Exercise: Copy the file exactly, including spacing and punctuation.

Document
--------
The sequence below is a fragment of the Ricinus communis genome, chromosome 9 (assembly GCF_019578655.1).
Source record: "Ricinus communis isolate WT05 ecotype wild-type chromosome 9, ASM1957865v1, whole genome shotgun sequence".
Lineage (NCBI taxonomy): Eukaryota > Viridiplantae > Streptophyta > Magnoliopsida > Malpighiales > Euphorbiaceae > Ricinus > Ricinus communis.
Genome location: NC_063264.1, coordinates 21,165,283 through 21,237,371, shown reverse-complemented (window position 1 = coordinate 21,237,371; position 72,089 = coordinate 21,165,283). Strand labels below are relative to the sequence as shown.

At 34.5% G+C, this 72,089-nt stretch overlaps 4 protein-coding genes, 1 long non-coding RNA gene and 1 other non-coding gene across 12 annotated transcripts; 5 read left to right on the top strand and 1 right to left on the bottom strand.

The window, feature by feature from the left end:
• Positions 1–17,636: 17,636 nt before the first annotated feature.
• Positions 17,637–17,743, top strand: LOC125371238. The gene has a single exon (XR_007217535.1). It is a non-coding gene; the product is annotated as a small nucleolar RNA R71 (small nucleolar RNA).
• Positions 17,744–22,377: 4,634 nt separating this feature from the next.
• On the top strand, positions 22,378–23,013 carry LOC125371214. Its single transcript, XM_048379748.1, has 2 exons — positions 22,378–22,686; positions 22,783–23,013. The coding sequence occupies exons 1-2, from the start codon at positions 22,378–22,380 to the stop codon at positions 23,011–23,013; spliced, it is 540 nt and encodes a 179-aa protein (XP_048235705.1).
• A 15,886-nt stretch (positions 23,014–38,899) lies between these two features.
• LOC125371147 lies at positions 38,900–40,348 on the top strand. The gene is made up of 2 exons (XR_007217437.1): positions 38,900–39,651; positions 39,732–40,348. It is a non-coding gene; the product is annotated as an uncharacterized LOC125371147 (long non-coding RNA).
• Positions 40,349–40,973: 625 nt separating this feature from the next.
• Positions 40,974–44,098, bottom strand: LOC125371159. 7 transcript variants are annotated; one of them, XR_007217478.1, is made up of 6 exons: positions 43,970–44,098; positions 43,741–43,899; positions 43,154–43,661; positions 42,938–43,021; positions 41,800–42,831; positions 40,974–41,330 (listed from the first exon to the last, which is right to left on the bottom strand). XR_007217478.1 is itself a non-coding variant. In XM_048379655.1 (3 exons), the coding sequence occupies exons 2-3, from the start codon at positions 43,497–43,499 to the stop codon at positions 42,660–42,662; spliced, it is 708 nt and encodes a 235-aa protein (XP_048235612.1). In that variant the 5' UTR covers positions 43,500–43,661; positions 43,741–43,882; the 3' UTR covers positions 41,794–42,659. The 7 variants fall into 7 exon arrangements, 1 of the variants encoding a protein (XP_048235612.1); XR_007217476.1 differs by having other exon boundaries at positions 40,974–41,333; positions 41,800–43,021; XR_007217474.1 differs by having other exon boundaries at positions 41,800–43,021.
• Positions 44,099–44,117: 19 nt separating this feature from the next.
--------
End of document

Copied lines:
The sequence below is a fragment of the Ricinus communis genome, chromosome 9 (assembly GCF_019578655.1).
Source record: "Ricinus communis isolate WT05 ecotype wild-type chromosome 9, ASM1957865v1, whole genome shotgun sequence".
Lineage (NCBI taxonomy): Eukaryota > Viridiplantae > Streptophyta > Magnoliopsida > Malpighiales > Euphorbiaceae > Ricinus > Ricinus communis.
Genome location: NC_063264.1, coordinates 21,165,283 through 21,237,371, shown reverse-complemented (window position 1 = coordinate 21,237,371; position 72,089 = coordinate 21,165,283). Strand labels below are relative to the sequence as shown.

At 34.5% G+C, this 72,089-nt stretch overlaps 4 protein-coding genes, 1 long non-coding RNA gene and 1 other non-coding gene across 12 annotated transcripts; 5 read left to right on the top strand and 1 right to left on the bottom strand.

The window, feature by feature from the left end:
• Positions 1–17,636: 17,636 nt before the first annotated feature.
• Positions 17,637–17,743, top strand: LOC125371238. The gene has a single exon (XR_007217535.1). It is a non-coding gene; the product is annotated as a small nucleolar RNA R71 (small nucleolar RNA).
• Positions 17,744–22,377: 4,634 nt separating this feature from the next.
• On the top strand, positions 22,378–23,013 carry LOC125371214. Its single transcript, XM_048379748.1, has 2 exons — positions 22,378–22,686; positions 22,783–23,013. The coding sequence occupies exons 1-2, from the start codon at positions 22,378–22,380 to the stop codon at positions 23,011–23,013; spliced, it is 540 nt and encodes a 179-aa protein (XP_048235705.1).
• A 15,886-nt stretch (positions 23,014–38,899) lies between these two features.
• LOC125371147 lies at positions 38,900–40,348 on the top strand. The gene is made up of 2 exons (XR_007217437.1): positions 38,900–39,651; positions 39,732–40,348. It is a non-coding gene; the product is annotated as an uncharacterized LOC125371147 (long non-coding RNA).
• Positions 40,349–40,973: 625 nt separating this feature from the next.
• Positions 40,974–44,098, bottom strand: LOC125371159. 7 transcript variants are annotated; one of them, XR_007217478.1, is made up of 6 exons: positions 43,970–44,098; positions 43,741–43,899; positions 43,154–43,661; positions 42,938–43,021; positions 41,800–42,831; positions 40,974–41,330 (listed from the first exon to the last, which is right to left on the bottom strand). XR_007217478.1 is itself a non-coding variant. In XM_048379655.1 (3 exons), the coding sequence occupies exons 2-3, from the start codon at positions 43,497–43,499 to the stop codon at positions 42,660–42,662; spliced, it is 708 nt and encodes a 235-aa protein (XP_048235612.1). In that variant the 5' UTR covers positions 43,500–43,661; positions 43,741–43,882; the 3' UTR covers positions 41,794–42,659. The 7 variants fall into 7 exon arrangements, 1 of the variants encoding a protein (XP_048235612.1); XR_007217476.1 differs by having other exon boundaries at positions 40,974–41,333; positions 41,800–43,021; XR_007217474.1 differs by having other exon boundaries at positions 41,800–43,021.
• Positions 44,099–44,117: 19 nt separating this feature from the next.